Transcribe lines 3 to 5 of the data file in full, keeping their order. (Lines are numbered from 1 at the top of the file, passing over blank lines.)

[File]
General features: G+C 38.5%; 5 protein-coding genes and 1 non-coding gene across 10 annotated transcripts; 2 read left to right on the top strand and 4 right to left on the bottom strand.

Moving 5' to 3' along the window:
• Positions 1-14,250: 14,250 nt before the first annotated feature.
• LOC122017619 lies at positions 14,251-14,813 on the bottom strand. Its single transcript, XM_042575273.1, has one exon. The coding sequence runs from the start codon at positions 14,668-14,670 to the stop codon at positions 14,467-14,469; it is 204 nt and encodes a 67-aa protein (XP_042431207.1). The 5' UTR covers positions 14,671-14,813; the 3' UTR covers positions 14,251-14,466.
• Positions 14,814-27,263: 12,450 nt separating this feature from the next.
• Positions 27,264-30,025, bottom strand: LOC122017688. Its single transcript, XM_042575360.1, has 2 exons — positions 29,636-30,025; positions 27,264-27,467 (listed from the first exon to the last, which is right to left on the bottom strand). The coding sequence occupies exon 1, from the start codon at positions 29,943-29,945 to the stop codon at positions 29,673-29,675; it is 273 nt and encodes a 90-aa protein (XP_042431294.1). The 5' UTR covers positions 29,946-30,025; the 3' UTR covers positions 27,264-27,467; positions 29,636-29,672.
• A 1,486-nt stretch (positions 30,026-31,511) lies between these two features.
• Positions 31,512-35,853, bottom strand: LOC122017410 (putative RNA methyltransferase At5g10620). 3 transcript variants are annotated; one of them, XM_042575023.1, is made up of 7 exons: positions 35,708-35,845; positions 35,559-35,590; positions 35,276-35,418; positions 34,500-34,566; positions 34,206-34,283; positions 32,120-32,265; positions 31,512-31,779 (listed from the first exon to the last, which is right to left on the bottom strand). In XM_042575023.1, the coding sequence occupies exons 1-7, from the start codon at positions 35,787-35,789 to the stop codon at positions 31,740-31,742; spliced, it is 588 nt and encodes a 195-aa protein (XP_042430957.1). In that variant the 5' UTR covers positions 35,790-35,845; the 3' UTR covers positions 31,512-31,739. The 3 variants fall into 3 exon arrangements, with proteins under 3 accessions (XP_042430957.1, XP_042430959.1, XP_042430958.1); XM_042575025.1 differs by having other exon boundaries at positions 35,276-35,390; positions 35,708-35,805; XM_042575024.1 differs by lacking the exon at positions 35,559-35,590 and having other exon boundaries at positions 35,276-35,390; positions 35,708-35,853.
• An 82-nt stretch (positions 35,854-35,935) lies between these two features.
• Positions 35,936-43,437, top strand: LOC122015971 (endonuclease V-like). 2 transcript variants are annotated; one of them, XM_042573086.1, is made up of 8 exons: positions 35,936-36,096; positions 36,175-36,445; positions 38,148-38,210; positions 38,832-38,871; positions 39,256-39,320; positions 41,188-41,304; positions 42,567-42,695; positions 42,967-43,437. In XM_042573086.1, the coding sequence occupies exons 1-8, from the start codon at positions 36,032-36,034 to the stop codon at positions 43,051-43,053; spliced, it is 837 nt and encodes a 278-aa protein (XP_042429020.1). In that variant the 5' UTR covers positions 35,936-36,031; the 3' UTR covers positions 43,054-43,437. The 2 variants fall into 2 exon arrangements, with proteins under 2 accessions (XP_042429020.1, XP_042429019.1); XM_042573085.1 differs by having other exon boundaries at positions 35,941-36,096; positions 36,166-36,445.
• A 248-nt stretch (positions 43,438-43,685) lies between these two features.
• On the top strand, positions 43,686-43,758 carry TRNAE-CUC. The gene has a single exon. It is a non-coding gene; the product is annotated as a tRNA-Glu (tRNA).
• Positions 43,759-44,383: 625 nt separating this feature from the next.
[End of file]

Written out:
• Positions 1-14,250: 14,250 nt before the first annotated feature.
• LOC122017619 lies at positions 14,251-14,813 on the bottom strand. Its single transcript, XM_042575273.1, has one exon. The coding sequence runs from the start codon at positions 14,668-14,670 to the stop codon at positions 14,467-14,469; it is 204 nt and encodes a 67-aa protein (XP_042431207.1). The 5' UTR covers positions 14,671-14,813; the 3' UTR covers positions 14,251-14,466.
• Positions 14,814-27,263: 12,450 nt separating this feature from the next.